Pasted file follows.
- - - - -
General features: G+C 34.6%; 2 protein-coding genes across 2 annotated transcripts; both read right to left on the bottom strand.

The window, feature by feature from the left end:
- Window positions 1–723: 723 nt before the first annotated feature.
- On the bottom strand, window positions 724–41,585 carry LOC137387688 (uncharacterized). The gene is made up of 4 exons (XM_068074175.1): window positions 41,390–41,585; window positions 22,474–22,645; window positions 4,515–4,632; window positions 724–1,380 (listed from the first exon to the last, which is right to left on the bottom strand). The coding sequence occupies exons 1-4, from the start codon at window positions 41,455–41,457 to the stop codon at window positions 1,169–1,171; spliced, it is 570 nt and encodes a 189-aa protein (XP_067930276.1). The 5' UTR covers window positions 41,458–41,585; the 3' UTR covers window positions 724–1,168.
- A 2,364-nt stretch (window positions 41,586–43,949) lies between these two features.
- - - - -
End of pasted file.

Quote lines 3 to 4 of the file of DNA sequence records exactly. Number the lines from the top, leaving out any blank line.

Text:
- Window positions 1–723: 723 nt before the first annotated feature.
- On the bottom strand, window positions 724–41,585 carry LOC137387688 (uncharacterized). The gene is made up of 4 exons (XM_068074175.1): window positions 41,390–41,585; window positions 22,474–22,645; window positions 4,515–4,632; window positions 724–1,380 (listed from the first exon to the last, which is right to left on the bottom strand). The coding sequence occupies exons 1-4, from the start codon at window positions 41,455–41,457 to the stop codon at window positions 1,169–1,171; spliced, it is 570 nt and encodes a 189-aa protein (XP_067930276.1). The 5' UTR covers window positions 41,458–41,585; the 3' UTR covers window positions 724–1,168.